[Welcome to Article 2 of “Staging Our Native Nation,” the American Theatre series (from the April issue) on theater by indigenous American peoples. In “Indigenous States,” Frances Madeson looks at the efforts of native Hawaiians and Alaskans to stage their stories at such venues as Honolulu’s Kumu Kahua Theatre, the Honolulu Theatre for Youth, and Juneau’s Perseverance Theatre. But native theater in the United States isn’t just about telling the stories of indigenous peoples; it also serves a much greater purpose for it’s community as well: it’s a way of connecting—or reconnecting—the younger members of the indigenous community with their traditional culture. This phenomenon operates for the audiences, certainly, but it also works for the nascent playwrights and indigenous actors as well.
[Native theater also has another benefit: it is a way of reviving and prolonging the native languages of Hawaiians and Alaskan Tlingit and Inupiat as plays are being written and performed in the native tongues. Tlingit actor Allan Hayton says about performing in his native language, “It was as if all of those years of loss and erosion of the culture had not occurred.” Cultural and linguistic restoration and preservation, of course, as significant as they are, function alongside the other purpose of native theater: to spread awareness among non-native audiences of the stories, concerns, and issues of their fellow American whose identities have been too long hidden.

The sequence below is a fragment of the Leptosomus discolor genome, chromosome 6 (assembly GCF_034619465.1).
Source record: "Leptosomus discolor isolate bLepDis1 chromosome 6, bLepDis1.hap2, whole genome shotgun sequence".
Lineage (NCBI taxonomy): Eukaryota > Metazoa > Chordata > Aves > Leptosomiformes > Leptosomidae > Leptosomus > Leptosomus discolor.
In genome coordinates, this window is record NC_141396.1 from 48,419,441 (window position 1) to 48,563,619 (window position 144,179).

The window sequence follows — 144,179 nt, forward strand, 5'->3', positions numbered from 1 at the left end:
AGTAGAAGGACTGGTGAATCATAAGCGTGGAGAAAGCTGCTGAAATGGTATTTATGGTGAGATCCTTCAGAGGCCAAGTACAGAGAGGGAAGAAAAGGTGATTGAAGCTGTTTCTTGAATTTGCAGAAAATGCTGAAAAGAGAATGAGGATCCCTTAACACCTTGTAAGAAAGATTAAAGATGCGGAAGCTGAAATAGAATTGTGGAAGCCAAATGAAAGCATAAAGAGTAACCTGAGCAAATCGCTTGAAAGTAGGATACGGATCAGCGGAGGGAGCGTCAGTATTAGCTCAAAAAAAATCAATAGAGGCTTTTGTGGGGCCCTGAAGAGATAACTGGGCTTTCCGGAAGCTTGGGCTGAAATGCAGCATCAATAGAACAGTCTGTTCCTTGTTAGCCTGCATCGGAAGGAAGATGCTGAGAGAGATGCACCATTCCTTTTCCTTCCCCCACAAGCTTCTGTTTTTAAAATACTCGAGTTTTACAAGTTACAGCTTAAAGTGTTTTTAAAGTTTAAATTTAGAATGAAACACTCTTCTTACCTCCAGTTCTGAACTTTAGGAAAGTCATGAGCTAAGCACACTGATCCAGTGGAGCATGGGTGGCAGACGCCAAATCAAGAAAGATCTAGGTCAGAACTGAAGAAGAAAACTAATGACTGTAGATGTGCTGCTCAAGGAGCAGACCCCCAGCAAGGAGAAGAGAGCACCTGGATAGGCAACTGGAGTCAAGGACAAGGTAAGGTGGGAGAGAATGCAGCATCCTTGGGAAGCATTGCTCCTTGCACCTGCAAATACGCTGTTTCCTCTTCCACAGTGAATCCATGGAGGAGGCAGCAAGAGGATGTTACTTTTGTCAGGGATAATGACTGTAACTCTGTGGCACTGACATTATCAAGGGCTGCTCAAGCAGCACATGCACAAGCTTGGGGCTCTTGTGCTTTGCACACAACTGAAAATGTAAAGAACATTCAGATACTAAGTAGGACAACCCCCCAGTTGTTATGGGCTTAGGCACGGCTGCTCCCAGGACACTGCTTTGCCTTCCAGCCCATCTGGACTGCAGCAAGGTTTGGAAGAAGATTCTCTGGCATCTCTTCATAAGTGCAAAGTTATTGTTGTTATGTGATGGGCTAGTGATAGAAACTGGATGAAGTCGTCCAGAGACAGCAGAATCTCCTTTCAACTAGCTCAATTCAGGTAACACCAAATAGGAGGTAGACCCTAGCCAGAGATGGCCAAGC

[The articles in this series stand on their own, but I recommend strongly that ROTters keep up with all of them. So, go back to 24 March and read Madeline Sayet’s “Native Women Rising”—and come back in three days to read the next installment of “Staging Our Native Nation.” ~Rick]
by Frances Madeson
Native theatre in the U.S.’s two non-contiguous states, Alaska and Hawai’i, shows resonant connections as well as telling differences.
The pace at which producers of Hawaiian and Alaskan Native theatres are creating original offerings specific to their lands and peoples and mounting them on their mainstages ranges somewhere in the giddy spectrum between prestissimo and full-tilt boogie.
“We’re experiencing a Native arts revival right now,” said Alaska Native playwright Vera Starbard, whose autobiographical advocacy play Our Voices Will be Heard was performed in Juneau, Anchorage, Hoonah, and Fairbanks. “There was one in the ’70s, and we’re right in the middle of a pretty exciting one now.”
Part of the exhilaration comes as a result of resources to match the rhetoric of support for Native theatre arts. In 2016 Starbard was granted $205,000 from the Andrew W. Mellon Foundation to sustain her while she creates three full-length Alaska Native plays over three years. Likewise, funding was obtained for Dark Winter Productions, an ensemble production company Starbard formed with her husband and a few other Native writers to ready their scripts for staging.